What Does Apple Want With Topsy?

Topsy analytics.

Apple has purchased social-analytics firm Topsy for $200 million—but why?

Unlike Apple’s other acquisitions, which seem intended to fill a very specific need—navigational startups to strengthen its mapping software, for example, or firms that specialize in data compression on mobile devices—Topsy’s utility to the tech giant isn’t quite clear at first glance. Topsy boasts access to Twitter’s “firehose,” or all the unfiltered Tweets that flow through the latter’s global network, which allows it to deliver a variety of insights into consumer sentiment and behavior.

The Wall Street Journal first reported the deal, drawing from unnamed sources “familiar with the matter.” Apple later confirmed the acquisition to the newspaper, but refused to disclose any details about its future plans for the property.

Topsy allows its users to measure the social “exposure” from social-marketing campaigns, find influential Twitter users on particular topics, and see how often particular terms are used (and re-Tweeted) on Twitter. Retailers and advertisers can use Topsy’s API as part of a broader analytics package, delving deep into all-important consumer sentiments. The company also has a funky little project that goes under the anime-ready name of Butterfly Robot.

In other words, Topsy would seem like the perfect acquisition target for a Google or Facebook—provided, of course, that Twitter didn’t deny Topsy its “firehose” rights the second such a deal became public knowledge. But Apple doesn’t offer services to marketers; nor does it engage very much in the social-networking game (its previous attempts at the latter, most notably Ping, haven’t exactly taken the world by storm). In fact, its business model doesn’t depend on Twitter at all.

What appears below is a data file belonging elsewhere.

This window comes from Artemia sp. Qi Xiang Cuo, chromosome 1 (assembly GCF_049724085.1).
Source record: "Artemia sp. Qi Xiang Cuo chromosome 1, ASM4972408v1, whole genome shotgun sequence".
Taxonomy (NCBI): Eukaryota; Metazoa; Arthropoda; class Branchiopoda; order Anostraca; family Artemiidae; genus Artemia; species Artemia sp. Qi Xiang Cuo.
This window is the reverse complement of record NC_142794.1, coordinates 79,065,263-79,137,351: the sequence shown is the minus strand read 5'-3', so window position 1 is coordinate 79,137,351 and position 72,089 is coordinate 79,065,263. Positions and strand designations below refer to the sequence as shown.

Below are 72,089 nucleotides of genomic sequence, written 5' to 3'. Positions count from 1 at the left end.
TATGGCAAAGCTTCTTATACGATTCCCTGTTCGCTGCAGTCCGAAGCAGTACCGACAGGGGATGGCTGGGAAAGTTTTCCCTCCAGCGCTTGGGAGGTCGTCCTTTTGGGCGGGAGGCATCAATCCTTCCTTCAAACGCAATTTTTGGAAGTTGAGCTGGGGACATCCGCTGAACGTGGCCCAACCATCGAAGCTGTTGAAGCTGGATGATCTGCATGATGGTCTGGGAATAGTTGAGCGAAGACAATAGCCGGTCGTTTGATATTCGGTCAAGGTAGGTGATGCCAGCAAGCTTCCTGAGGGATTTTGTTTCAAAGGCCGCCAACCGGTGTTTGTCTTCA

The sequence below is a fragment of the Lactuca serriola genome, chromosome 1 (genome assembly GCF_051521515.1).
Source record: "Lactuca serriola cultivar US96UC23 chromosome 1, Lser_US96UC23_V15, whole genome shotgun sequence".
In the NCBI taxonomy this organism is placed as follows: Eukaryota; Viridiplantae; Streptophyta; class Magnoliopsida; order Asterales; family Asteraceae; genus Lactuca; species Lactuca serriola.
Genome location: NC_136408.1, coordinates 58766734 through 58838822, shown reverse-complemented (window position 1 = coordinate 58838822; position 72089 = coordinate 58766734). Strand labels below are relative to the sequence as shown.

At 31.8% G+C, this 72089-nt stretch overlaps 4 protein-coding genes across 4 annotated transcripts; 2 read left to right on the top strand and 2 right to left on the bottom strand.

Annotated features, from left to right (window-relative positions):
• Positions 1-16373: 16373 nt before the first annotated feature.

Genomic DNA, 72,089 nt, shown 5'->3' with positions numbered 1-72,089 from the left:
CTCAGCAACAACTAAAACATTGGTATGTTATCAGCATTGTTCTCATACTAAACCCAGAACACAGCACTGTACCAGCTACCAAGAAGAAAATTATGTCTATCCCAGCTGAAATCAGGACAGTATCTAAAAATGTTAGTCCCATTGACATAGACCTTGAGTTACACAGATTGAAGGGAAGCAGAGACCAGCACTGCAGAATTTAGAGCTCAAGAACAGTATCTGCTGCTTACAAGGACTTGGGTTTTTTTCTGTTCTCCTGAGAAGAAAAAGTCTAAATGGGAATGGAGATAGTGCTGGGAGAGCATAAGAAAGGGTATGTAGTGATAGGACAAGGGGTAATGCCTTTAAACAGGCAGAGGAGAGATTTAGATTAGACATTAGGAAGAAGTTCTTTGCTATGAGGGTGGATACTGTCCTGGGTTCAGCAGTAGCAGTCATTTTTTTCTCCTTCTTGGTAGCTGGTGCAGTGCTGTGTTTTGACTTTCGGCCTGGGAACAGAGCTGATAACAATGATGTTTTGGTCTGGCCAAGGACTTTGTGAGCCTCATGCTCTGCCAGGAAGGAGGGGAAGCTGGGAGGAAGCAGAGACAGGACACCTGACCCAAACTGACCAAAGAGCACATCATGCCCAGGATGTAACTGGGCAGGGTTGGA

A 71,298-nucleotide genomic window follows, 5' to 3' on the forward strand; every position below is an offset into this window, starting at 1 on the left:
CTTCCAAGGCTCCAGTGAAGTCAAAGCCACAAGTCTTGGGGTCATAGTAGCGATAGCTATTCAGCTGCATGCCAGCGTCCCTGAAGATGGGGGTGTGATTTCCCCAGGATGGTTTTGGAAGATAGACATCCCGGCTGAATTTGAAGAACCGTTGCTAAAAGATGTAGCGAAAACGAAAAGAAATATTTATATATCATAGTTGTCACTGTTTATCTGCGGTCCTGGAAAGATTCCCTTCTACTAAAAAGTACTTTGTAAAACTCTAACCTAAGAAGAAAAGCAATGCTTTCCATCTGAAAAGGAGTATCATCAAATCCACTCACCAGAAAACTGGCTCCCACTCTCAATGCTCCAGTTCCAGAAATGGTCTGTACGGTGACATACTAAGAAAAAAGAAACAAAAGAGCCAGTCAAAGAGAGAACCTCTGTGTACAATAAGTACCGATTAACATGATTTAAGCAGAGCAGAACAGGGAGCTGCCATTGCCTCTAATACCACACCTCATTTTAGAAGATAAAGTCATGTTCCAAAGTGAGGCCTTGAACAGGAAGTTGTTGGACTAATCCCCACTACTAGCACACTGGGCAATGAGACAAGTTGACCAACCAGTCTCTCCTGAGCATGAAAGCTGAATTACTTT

Did Apple purchase Topsy in order to prevent another company (such as its archrival Google) from snatching it up? That seems like a good possibility, especially since Apple, with its billions of dollars in reserve, can well afford to make acquisitions simply to deny a competitor.

There’s also the possibility that Apple has a social-centric project in the works, one that maybe allows users (whether on iTunes or another of its services) to see what’s popular worldwide with regard to music and other media. With its deep Twitter access, Topsy would certainly help with such an effort—but Topsy isn’t structured as a consumer service.

Or maybe Apple wants Topsy in order to better judge what its own customers want. But if that’s the case, shelling out $200 million for the privilege seems a little odd: after all, Apple could simply become a client of the service.

Whatever its motive, one thing is certain: the notoriously tight-lipped Apple isn’t about to share its motivations anytime soon.

 

Image: Topsy